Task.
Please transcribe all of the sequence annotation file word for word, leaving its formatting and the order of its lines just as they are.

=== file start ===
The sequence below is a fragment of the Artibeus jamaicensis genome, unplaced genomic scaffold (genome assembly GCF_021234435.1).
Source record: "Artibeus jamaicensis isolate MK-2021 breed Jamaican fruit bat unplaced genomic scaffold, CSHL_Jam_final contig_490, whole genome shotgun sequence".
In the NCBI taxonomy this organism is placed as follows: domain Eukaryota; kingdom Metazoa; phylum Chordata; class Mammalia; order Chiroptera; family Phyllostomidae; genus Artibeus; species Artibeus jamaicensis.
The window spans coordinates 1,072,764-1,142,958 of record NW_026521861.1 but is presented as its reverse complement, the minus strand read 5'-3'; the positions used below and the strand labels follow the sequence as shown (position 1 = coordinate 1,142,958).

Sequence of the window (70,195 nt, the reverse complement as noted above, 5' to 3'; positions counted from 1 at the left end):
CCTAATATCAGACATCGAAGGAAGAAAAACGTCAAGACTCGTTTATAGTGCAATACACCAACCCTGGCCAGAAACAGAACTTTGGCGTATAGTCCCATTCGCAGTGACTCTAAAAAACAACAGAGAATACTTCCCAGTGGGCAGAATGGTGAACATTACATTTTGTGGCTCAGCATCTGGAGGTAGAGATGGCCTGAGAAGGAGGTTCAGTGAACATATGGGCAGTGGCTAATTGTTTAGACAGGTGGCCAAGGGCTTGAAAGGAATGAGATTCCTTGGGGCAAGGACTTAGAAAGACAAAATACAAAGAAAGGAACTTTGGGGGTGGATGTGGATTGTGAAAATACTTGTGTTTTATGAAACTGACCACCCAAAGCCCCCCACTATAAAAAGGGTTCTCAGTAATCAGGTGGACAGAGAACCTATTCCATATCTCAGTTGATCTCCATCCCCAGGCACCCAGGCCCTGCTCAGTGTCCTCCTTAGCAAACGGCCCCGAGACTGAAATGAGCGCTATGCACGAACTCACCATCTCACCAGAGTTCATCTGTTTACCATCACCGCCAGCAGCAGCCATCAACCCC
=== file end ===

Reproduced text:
The sequence below is a fragment of the Artibeus jamaicensis genome, unplaced genomic scaffold (genome assembly GCF_021234435.1).
Source record: "Artibeus jamaicensis isolate MK-2021 breed Jamaican fruit bat unplaced genomic scaffold, CSHL_Jam_final contig_490, whole genome shotgun sequence".
In the NCBI taxonomy this organism is placed as follows: domain Eukaryota; kingdom Metazoa; phylum Chordata; class Mammalia; order Chiroptera; family Phyllostomidae; genus Artibeus; species Artibeus jamaicensis.
The window spans coordinates 1,072,764-1,142,958 of record NW_026521861.1 but is presented as its reverse complement, the minus strand read 5'-3'; the positions used below and the strand labels follow the sequence as shown (position 1 = coordinate 1,142,958).

Sequence of the window (70,195 nt, the reverse complement as noted above, 5' to 3'; positions counted from 1 at the left end):
CCTAATATCAGACATCGAAGGAAGAAAAACGTCAAGACTCGTTTATAGTGCAATACACCAACCCTGGCCAGAAACAGAACTTTGGCGTATAGTCCCATTCGCAGTGACTCTAAAAAACAACAGAGAATACTTCCCAGTGGGCAGAATGGTGAACATTACATTTTGTGGCTCAGCATCTGGAGGTAGAGATGGCCTGAGAAGGAGGTTCAGTGAACATATGGGCAGTGGCTAATTGTTTAGACAGGTGGCCAAGGGCTTGAAAGGAATGAGATTCCTTGGGGCAAGGACTTAGAAAGACAAAATACAAAGAAAGGAACTTTGGGGGTGGATGTGGATTGTGAAAATACTTGTGTTTTATGAAACTGACCACCCAAAGCCCCCCACTATAAAAAGGGTTCTCAGTAATCAGGTGGACAGAGAACCTATTCCATATCTCAGTTGATCTCCATCCCCAGGCACCCAGGCCCTGCTCAGTGTCCTCCTTAGCAAACGGCCCCGAGACTGAAATGAGCGCTATGCACGAACTCACCATCTCACCAGAGTTCATCTGTTTACCATCACCGCCAGCAGCAGCCATCAACCCC